Testing TypeScript Types: Part 2 (Advanced Solutions)

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Nicolas CharpentierAugust 09, 2023
3 min read
Testing TypeScript Types: Part 2 (Advanced Solutions)

The first part of this series covered the preamble as well as an early solution used to test TypeScript types, it had some flaws, like not being run as part of a test suite.

Let's cover some advanced solutions that will make the integration of type testing into your project a breeze.


πŸ“š https://github.com/mmkal/expect-type (193 ⭐ β€” 67,276 weekly downloads)

Compile-time tests for types. Useful to make sure types don't regress into being overly-permissive as changes go in over time.

My ✨ favorite ✨ and also used by Type Fest, Apollo Client, Prisma Client, and tRPC.

Quite easy to use and could be used directly within your existing test filesβ€”or any other type-checked files.

import { expectTypeOf } from 'expect-type';
import { foo, bar } from '../foo';

test('foo types', () => {
  // make sure `foo` has type {a: number}
  expectTypeOf(foo).toMatchTypeOf<{ a: number }>();

  // make sure `bar` is a function taking a string:

If we follow the test case from the preamble, we can write the following test:

import { expectTypeOf } from 'expect-type';
import { convertNewUnionToOldEnum, type NewUnion, type OldEnumAsUnion } from '../convertNewUnionToOldEnum';

describe('convertNewUnionToOldEnum', () => {
  it('should cast to an equivalent type', () => {

πŸ”— TypeScript Playground.


πŸ“š https://github.com/SamVerschueren/tsd (2,100 ⭐ β€” 118,463 weekly downloads)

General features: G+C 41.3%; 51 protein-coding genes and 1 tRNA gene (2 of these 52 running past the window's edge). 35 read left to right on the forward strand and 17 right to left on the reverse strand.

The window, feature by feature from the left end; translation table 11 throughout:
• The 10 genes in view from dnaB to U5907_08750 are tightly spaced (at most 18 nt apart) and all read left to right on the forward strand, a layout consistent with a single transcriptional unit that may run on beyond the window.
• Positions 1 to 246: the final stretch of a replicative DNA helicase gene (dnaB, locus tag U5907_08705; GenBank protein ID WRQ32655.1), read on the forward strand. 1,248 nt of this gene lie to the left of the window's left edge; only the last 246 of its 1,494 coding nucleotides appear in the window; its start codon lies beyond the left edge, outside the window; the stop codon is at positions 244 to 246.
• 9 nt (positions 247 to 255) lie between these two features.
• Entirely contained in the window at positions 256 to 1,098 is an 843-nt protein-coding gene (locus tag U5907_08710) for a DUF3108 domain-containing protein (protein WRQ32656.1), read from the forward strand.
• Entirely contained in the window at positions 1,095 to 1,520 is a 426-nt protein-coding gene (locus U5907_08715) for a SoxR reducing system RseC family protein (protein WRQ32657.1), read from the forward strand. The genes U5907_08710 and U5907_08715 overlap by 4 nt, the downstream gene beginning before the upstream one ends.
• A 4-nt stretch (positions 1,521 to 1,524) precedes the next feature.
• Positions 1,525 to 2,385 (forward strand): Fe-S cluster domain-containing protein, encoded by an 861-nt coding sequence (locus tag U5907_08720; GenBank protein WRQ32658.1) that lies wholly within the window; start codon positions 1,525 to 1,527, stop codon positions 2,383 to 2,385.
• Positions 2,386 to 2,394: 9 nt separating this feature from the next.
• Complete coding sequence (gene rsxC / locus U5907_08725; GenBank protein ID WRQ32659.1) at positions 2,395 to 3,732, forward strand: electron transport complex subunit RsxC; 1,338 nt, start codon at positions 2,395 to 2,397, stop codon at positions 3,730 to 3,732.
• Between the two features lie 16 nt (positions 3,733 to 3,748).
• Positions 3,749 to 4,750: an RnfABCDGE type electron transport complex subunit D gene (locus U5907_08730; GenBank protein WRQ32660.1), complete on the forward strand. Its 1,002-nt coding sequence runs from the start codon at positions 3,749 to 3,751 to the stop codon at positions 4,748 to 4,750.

Check TypeScript type definitions.

This tool lets you write tests for your type definitions (i.e. your .d.ts files) by creating files with the .test-d.ts extension.

Used by Type Fest, Puppeteer, Socket.IO, Bun, VueJS, and Prisma Client.

import {expectType} from 'tsd';
import concat from '.';

expectType<string>(concat('foo', 'bar'));
expectType<string>(concat(1, 2));


πŸ“š https://github.com/TypeStrong/ts-expect (175 ⭐ β€” 95,554 weekly downloads)

Checks values in TypeScript match expectations.

TS Expect exports a function, named expectType, that does nothing at all. Instead, it depends on the TypeScript compiler and a generic to test the type of a "value" passed to expectType is assignable to its generic in the type system.

Used by Chart.js, Prettier, Marked, and Jotai.

Quite similar to the early solution I shared in part 1:

import { expectType } from 'ts-expect';

expectType<number>('test'); // Compiler error!

It even has the equivalent of isExact:

import { expectType, TypeEqual } from 'ts-expect';
import { add } from './adder';

expectType<number>(add(1, 2));
expectType<TypeEqual<number, ReturnType<typeof add>>>(true);
expectType<TypeEqual<[number, number], Parameters<typeof add>>>(true);


πŸ“š https://github.com/unional/type-plus (264 ⭐ β€” 2,903 weekly downloads)

Additional types and types adjusted utilities for TypeScript.

This is the most complicated one here, but I thought it was worth sharing because it's way bigger and more complete than the other alternatives. type-plus is in fact more than 200 type utilises for TypeScript, useful not only for tests, but also at the application level.

Here's an example with assertType that provides a generic assertion function:

const s: unknown = 1;

// TypeError: subject fails to satisfy s => typeof s === 'boolean'
assertType<boolean>(s, (s) => typeof s === 'boolean');